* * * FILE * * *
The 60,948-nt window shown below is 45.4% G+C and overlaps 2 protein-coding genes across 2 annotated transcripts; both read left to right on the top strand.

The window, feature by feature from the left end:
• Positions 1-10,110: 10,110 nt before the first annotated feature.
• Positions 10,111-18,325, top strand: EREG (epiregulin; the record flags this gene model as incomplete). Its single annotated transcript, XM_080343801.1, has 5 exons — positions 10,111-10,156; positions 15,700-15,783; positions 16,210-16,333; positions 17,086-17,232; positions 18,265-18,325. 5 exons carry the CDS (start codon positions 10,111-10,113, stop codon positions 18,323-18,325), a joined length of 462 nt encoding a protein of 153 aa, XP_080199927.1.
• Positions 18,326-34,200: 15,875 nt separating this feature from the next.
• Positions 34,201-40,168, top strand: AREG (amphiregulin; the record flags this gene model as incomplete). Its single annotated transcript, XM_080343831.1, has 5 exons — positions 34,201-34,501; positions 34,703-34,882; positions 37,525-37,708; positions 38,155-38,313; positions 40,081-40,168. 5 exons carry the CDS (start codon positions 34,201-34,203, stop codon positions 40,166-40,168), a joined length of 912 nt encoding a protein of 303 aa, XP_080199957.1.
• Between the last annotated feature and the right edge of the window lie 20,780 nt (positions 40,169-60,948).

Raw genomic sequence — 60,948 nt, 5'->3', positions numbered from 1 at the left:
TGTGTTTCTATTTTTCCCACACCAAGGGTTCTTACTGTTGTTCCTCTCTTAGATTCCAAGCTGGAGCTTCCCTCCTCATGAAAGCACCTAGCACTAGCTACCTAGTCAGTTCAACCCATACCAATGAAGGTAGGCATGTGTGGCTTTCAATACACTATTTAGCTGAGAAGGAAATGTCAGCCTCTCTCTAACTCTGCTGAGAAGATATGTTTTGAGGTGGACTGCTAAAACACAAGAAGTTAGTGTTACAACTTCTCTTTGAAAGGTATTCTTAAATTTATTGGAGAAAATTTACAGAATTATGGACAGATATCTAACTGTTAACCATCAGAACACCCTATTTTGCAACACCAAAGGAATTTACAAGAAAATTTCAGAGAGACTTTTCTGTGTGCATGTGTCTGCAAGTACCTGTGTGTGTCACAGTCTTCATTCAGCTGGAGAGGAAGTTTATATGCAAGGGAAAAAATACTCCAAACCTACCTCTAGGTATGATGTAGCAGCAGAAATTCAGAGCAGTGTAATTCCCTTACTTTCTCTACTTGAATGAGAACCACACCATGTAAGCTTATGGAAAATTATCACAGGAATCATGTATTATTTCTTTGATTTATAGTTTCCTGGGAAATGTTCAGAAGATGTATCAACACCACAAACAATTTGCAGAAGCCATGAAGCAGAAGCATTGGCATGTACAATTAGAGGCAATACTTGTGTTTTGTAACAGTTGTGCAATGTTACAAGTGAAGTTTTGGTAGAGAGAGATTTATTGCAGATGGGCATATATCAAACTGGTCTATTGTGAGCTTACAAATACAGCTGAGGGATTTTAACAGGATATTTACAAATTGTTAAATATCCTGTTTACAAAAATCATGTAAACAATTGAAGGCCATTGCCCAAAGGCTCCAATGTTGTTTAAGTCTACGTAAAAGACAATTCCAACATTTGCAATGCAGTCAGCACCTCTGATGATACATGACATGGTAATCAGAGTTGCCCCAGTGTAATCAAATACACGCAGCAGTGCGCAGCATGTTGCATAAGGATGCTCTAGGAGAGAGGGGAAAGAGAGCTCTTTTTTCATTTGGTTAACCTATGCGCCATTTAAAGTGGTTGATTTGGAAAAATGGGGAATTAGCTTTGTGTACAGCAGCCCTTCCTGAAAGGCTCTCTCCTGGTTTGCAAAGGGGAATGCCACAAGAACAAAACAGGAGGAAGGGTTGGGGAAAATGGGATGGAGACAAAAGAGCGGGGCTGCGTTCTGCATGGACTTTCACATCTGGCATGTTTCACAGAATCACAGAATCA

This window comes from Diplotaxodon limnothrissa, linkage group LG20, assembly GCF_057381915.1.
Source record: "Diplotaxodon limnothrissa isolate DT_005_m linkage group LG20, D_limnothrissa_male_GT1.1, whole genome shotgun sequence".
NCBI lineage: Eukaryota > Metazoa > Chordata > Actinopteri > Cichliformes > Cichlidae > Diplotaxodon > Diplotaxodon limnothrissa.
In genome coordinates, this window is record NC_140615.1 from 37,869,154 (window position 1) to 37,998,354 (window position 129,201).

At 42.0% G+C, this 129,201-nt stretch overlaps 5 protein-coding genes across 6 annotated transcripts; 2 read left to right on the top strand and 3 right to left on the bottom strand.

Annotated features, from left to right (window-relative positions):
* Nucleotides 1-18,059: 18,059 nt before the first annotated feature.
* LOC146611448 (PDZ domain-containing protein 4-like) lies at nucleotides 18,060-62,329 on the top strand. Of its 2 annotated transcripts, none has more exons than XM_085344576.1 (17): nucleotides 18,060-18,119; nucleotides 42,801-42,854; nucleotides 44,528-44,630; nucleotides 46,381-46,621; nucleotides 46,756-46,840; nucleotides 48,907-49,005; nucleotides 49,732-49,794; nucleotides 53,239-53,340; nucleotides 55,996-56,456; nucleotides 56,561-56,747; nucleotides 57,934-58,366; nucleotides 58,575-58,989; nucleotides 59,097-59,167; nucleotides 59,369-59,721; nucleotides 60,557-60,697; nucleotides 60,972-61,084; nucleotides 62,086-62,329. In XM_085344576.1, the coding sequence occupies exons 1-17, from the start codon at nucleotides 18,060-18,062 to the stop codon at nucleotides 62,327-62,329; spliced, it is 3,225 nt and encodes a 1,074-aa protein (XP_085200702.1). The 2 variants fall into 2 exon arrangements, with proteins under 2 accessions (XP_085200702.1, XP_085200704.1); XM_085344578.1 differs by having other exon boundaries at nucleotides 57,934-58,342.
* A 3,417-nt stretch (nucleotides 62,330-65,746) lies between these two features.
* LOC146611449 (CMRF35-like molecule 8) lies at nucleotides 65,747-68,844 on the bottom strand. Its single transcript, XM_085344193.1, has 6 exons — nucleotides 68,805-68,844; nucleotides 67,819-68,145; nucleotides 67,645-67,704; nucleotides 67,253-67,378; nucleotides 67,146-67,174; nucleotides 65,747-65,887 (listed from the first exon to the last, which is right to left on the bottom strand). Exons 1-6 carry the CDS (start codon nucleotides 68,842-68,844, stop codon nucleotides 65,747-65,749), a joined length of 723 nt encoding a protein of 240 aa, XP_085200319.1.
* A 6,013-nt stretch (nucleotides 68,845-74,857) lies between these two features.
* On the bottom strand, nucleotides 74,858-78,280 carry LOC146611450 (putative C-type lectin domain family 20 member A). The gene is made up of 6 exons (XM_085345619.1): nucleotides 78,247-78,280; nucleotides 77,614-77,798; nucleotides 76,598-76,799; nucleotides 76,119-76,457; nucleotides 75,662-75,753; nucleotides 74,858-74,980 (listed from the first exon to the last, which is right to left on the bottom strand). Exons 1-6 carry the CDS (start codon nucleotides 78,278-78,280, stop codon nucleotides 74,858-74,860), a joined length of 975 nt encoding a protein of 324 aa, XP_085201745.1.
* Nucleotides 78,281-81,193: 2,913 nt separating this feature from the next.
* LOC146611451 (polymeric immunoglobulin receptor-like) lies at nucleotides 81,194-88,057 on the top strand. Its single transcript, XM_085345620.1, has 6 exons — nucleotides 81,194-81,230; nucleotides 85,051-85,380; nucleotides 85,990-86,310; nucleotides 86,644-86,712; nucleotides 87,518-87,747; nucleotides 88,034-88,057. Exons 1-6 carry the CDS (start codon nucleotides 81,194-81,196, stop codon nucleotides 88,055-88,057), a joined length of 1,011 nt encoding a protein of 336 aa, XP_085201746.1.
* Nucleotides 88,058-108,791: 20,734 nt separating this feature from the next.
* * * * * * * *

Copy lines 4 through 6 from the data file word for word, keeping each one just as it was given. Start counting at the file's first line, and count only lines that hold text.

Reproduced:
• Positions 10,111-18,325, top strand: EREG (epiregulin; the record flags this gene model as incomplete). Its single annotated transcript, XM_080343801.1, has 5 exons — positions 10,111-10,156; positions 15,700-15,783; positions 16,210-16,333; positions 17,086-17,232; positions 18,265-18,325. 5 exons carry the CDS (start codon positions 10,111-10,113, stop codon positions 18,323-18,325), a joined length of 462 nt encoding a protein of 153 aa, XP_080199927.1.
• Positions 18,326-34,200: 15,875 nt separating this feature from the next.
• Positions 34,201-40,168, top strand: AREG (amphiregulin; the record flags this gene model as incomplete). Its single annotated transcript, XM_080343831.1, has 5 exons — positions 34,201-34,501; positions 34,703-34,882; positions 37,525-37,708; positions 38,155-38,313; positions 40,081-40,168. 5 exons carry the CDS (start codon positions 34,201-34,203, stop codon positions 40,166-40,168), a joined length of 912 nt encoding a protein of 303 aa, XP_080199957.1.